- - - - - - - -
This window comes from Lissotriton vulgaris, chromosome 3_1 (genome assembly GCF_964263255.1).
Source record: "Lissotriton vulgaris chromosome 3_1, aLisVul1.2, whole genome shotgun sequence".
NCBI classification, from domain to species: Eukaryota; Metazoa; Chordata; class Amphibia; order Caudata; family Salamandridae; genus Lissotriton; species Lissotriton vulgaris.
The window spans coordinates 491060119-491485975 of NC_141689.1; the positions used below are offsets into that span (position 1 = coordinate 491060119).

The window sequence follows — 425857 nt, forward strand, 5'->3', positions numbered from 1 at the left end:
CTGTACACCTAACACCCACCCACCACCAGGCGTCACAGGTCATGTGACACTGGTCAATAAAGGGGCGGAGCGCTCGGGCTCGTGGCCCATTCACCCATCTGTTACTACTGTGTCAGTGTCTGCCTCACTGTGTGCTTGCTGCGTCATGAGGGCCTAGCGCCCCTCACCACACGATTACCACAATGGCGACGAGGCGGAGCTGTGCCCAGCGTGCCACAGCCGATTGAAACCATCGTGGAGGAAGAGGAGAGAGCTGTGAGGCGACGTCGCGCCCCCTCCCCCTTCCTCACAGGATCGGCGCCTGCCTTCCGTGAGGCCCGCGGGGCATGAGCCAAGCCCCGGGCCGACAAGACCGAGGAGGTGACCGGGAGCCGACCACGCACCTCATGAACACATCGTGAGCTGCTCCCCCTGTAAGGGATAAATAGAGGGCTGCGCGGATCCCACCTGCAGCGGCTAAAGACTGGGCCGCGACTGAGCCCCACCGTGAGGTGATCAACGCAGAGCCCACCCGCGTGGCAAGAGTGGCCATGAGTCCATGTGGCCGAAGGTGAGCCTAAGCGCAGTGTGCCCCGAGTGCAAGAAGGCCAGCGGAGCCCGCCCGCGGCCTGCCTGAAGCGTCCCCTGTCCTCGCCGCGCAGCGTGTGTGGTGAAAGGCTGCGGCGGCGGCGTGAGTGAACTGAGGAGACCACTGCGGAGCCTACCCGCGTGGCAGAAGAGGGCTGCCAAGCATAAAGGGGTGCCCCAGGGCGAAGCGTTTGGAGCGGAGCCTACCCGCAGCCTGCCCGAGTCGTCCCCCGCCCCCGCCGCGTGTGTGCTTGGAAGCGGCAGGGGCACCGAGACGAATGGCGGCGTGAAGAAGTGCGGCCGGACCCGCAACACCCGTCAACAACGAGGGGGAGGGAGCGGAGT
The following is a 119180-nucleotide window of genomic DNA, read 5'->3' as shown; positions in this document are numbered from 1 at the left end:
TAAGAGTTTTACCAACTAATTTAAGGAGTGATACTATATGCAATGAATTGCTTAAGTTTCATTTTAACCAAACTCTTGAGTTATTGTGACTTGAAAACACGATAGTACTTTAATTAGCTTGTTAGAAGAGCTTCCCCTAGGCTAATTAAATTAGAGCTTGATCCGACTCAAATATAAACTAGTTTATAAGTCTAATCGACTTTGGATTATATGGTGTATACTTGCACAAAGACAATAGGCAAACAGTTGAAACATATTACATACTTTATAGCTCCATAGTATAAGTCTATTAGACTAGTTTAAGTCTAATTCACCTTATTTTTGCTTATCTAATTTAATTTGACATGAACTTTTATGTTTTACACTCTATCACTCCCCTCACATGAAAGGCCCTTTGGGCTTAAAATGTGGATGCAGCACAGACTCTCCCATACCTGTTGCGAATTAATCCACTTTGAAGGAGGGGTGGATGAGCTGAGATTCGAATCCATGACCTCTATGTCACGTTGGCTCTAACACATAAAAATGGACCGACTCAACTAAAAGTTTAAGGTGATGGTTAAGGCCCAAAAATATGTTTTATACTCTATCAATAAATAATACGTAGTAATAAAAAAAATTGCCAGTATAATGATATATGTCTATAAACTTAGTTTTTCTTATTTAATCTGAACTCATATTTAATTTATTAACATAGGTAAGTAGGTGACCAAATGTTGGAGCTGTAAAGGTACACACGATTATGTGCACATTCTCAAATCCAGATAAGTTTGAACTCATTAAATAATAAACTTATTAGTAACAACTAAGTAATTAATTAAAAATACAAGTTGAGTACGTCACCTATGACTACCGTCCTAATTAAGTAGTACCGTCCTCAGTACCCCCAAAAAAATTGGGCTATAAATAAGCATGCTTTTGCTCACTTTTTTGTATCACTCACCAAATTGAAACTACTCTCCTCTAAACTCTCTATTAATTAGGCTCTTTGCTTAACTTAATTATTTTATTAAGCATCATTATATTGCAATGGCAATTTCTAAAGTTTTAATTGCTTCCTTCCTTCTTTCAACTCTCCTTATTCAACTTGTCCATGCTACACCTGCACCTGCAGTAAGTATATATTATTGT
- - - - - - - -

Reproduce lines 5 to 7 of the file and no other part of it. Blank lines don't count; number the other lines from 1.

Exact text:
The window sequence follows — 425857 nt, forward strand, 5'->3', positions numbered from 1 at the left end:
CTGTACACCTAACACCCACCCACCACCAGGCGTCACAGGTCATGTGACACTGGTCAATAAAGGGGCGGAGCGCTCGGGCTCGTGGCCCATTCACCCATCTGTTACTACTGTGTCAGTGTCTGCCTCACTGTGTGCTTGCTGCGTCATGAGGGCCTAGCGCCCCTCACCACACGATTACCACAATGGCGACGAGGCGGAGCTGTGCCCAGCGTGCCACAGCCGATTGAAACCATCGTGGAGGAAGAGGAGAGAGCTGTGAGGCGACGTCGCGCCCCCTCCCCCTTCCTCACAGGATCGGCGCCTGCCTTCCGTGAGGCCCGCGGGGCATGAGCCAAGCCCCGGGCCGACAAGACCGAGGAGGTGACCGGGAGCCGACCACGCACCTCATGAACACATCGTGAGCTGCTCCCCCTGTAAGGGATAAATAGAGGGCTGCGCGGATCCCACCTGCAGCGGCTAAAGACTGGGCCGCGACTGAGCCCCACCGTGAGGTGATCAACGCAGAGCCCACCCGCGTGGCAAGAGTGGCCATGAGTCCATGTGGCCGAAGGTGAGCCTAAGCGCAGTGTGCCCCGAGTGCAAGAAGGCCAGCGGAGCCCGCCCGCGGCCTGCCTGAAGCGTCCCCTGTCCTCGCCGCGCAGCGTGTGTGGTGAAAGGCTGCGGCGGCGGCGTGAGTGAACTGAGGAGACCACTGCGGAGCCTACCCGCGTGGCAGAAGAGGGCTGCCAAGCATAAAGGGGTGCCCCAGGGCGAAGCGTTTGGAGCGGAGCCTACCCGCAGCCTGCCCGAGTCGTCCCCCGCCCCCGCCGCGTGTGTGCTTGGAAGCGGCAGGGGCACCGAGACGAATGGCGGCGTGAAGAAGTGCGGCCGGACCCGCAACACCCGTCAACAACGAGGGGGAGGGAGCGGAGT
The following is a 119180-nucleotide window of genomic DNA, read 5'->3' as shown; positions in this document are numbered from 1 at the left end: